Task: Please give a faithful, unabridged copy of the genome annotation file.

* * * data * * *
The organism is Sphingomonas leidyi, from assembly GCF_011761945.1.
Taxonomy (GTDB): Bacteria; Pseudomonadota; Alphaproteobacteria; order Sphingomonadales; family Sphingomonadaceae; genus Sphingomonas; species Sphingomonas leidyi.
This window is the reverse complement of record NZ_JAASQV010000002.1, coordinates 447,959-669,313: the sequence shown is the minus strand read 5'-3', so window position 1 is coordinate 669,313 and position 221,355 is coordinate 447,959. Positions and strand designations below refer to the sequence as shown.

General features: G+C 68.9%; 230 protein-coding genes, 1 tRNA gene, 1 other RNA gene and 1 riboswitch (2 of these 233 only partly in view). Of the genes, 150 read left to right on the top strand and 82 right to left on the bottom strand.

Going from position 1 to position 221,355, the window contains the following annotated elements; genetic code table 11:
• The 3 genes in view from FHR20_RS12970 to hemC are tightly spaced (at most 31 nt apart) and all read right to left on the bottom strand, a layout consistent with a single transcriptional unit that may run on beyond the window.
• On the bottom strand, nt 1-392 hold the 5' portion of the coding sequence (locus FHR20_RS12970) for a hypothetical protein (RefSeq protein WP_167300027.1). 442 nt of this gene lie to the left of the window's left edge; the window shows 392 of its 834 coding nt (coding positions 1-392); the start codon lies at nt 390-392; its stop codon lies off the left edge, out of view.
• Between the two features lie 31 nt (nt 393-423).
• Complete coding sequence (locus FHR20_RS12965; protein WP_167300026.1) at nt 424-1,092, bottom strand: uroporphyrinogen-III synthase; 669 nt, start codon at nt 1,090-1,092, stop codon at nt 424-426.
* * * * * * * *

The organism is Sphingomonas leidyi, from assembly GCF_011761945.1.
Taxonomy (GTDB): Bacteria; Pseudomonadota; Alphaproteobacteria; order Sphingomonadales; family Sphingomonadaceae; genus Sphingomonas; species Sphingomonas leidyi.
This window is the reverse complement of record NZ_JAASQV010000002.1, coordinates 447,959-669,313: the sequence shown is the minus strand read 5'-3', so window position 1 is coordinate 669,313 and position 221,355 is coordinate 447,959. Positions and strand designations below refer to the sequence as shown.

General features: G+C 68.9%; 230 protein-coding genes, 1 tRNA gene, 1 other RNA gene and 1 riboswitch (2 of these 233 only partly in view). Of the genes, 150 read left to right on the top strand and 82 right to left on the bottom strand.

Going from position 1 to position 221,355, the window contains the following annotated elements; genetic code table 11:
• The 3 genes in view from FHR20_RS12970 to hemC are tightly spaced (at most 31 nt apart) and all read right to left on the bottom strand, a layout consistent with a single transcriptional unit that may run on beyond the window.
• On the bottom strand, nt 1-392 hold the 5' portion of the coding sequence (locus FHR20_RS12970) for a hypothetical protein (RefSeq protein WP_167300027.1). 442 nt of this gene lie to the left of the window's left edge; the window shows 392 of its 834 coding nt (coding positions 1-392); the start codon lies at nt 390-392; its stop codon lies off the left edge, out of view.
• Between the two features lie 31 nt (nt 393-423).
• Complete coding sequence (locus FHR20_RS12965; protein WP_167300026.1) at nt 424-1,092, bottom strand: uroporphyrinogen-III synthase; 669 nt, start codon at nt 1,090-1,092, stop codon at nt 424-426.